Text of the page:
First published by the Primary Care Unit, University of Cambridge.
Community nursing teams have acquired extended roles in palliative and end-of-life care during the pandemic. Despite increased caseloads, they have continued to provide face to face care for dying people at home and in care homes, say researchers in an article published in the British Journal of Community Nursing.
Ben Bowers at the University of Cambridge, writing with Kristian Pollock, Crystal Oldman and Stephen Barclay, describes how radical changes in delivery models for end-of-life care and palliative care in the community have impacted on community nursing. The team emphasise the need for evaluation of the changes, in work funded by NIHR.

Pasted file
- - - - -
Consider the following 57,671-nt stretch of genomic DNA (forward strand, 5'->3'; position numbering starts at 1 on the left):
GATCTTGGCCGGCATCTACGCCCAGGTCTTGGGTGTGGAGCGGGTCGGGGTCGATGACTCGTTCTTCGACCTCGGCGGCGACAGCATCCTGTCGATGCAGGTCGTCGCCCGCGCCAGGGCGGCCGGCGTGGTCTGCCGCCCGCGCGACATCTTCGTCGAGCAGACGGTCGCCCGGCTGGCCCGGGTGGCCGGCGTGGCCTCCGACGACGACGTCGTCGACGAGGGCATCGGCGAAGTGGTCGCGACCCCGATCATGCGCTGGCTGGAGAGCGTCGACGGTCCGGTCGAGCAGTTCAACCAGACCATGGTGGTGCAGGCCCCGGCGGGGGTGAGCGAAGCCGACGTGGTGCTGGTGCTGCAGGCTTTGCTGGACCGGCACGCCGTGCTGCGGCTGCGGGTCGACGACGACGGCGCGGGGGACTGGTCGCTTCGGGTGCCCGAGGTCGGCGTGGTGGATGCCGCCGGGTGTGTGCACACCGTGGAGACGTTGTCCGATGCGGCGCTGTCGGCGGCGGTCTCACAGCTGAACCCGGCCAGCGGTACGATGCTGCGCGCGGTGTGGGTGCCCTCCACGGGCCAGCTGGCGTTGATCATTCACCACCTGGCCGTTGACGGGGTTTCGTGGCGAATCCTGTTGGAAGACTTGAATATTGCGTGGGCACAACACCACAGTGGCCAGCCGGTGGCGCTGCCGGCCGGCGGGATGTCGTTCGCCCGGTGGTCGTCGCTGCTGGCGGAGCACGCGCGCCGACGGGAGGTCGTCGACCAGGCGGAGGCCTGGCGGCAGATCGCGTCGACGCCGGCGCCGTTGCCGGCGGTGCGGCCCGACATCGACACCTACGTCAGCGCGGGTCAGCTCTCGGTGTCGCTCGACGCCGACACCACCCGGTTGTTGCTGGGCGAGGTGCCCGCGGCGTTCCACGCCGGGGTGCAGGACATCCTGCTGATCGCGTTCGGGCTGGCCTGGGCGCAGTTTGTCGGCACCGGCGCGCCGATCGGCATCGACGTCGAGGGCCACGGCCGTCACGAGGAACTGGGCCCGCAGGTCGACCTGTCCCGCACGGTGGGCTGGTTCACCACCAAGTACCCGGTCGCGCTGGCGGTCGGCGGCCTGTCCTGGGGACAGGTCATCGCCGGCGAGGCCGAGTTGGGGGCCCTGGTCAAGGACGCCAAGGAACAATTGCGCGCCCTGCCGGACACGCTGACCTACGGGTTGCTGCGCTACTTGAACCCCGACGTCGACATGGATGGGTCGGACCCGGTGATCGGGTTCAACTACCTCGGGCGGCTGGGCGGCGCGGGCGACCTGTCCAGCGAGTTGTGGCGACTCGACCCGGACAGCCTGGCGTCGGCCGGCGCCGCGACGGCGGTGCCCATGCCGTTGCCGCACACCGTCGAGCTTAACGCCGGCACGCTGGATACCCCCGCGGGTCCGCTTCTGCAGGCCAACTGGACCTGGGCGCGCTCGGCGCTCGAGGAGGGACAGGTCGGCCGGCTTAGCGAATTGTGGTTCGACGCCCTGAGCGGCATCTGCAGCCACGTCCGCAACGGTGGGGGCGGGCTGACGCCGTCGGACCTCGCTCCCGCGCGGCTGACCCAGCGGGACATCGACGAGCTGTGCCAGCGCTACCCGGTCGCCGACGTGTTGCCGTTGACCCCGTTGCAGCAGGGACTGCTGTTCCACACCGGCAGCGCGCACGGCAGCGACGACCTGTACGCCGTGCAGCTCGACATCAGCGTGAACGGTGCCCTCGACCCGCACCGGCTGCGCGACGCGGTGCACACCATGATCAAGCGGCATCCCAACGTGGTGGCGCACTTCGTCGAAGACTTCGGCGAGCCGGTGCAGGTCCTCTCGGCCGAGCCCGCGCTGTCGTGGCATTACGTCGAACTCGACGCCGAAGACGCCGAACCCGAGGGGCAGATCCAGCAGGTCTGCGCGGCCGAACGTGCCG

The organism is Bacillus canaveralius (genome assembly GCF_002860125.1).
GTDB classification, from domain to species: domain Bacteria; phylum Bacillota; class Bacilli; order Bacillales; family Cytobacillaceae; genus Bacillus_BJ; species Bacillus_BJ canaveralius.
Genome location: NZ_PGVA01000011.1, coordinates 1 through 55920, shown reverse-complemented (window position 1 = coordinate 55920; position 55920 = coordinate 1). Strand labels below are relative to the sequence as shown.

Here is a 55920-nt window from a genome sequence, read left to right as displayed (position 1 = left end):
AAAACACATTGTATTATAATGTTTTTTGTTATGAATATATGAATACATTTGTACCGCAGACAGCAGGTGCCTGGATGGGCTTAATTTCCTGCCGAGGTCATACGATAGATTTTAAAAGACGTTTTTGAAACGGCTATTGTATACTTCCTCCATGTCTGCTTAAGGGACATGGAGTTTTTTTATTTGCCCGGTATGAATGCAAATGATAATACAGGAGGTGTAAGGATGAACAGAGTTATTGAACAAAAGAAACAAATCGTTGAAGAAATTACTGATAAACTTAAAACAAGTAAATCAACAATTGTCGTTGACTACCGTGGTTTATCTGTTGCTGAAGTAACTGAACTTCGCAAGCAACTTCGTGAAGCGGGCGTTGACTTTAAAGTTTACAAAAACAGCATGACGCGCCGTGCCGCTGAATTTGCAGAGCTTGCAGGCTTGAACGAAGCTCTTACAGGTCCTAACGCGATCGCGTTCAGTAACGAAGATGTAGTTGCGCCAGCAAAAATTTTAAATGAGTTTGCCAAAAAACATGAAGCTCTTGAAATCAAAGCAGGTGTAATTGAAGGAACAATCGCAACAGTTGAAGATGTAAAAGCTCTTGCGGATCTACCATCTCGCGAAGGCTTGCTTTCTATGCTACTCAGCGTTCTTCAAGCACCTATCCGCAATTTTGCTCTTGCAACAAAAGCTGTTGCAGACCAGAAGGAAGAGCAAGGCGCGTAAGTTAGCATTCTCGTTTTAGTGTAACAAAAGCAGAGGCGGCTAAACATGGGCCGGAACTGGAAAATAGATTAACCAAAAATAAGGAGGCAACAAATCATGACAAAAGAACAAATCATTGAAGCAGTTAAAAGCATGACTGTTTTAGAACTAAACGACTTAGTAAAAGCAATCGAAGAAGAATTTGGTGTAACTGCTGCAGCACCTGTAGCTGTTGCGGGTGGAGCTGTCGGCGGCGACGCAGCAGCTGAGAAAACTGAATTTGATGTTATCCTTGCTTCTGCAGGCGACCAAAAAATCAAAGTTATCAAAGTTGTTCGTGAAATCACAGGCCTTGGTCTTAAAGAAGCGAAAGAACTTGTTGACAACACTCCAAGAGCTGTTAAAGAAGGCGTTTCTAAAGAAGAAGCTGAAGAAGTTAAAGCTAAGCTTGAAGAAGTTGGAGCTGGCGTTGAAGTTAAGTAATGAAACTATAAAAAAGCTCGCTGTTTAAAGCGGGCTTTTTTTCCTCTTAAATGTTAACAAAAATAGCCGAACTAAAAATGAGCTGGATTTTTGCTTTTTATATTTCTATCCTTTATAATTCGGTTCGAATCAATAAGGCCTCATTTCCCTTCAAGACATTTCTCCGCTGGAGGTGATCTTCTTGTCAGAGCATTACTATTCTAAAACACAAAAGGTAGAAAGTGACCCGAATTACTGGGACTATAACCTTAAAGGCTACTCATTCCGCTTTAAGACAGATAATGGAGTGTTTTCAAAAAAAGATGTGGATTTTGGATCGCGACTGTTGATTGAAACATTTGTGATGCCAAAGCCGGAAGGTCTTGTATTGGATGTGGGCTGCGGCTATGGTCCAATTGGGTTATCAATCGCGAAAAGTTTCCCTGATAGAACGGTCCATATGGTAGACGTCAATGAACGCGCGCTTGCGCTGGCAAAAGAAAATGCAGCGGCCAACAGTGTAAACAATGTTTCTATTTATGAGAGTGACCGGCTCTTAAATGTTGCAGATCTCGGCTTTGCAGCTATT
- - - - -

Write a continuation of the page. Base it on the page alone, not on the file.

With larger numbers of people dying at home and changes in policies and procedures, the researchers explain that district nurses and care home nurses are leading more end-of-life care.
While GPs and specialist palliative care nurses have moved to predominantly remote consultations, community nursing teams have continued to provide face-to-face care for patients and have acquired newly extended roles. They are increasingly able to complete Do Not Attempt Cardiopulmonary Resuscitation (DNACPR) forms, make medical care decisions with remote GP support, and verify expected deaths during the pandemic.
Read the publication
B Bowers, K Pollock, C Oldman, S Barclay, ‘End-of-life care during COVID-19: opportunities and challenges for community nursing, in British Journal of Community Nursing, 28 December 2020 https://doi.org/10.12968/bjcn.2021.26.1.44
More from this researcher
Ben Bowers is NIHR SPCR PhD Student at the Cambridge Palliative and End of Life research group, and Queen’s Nurse.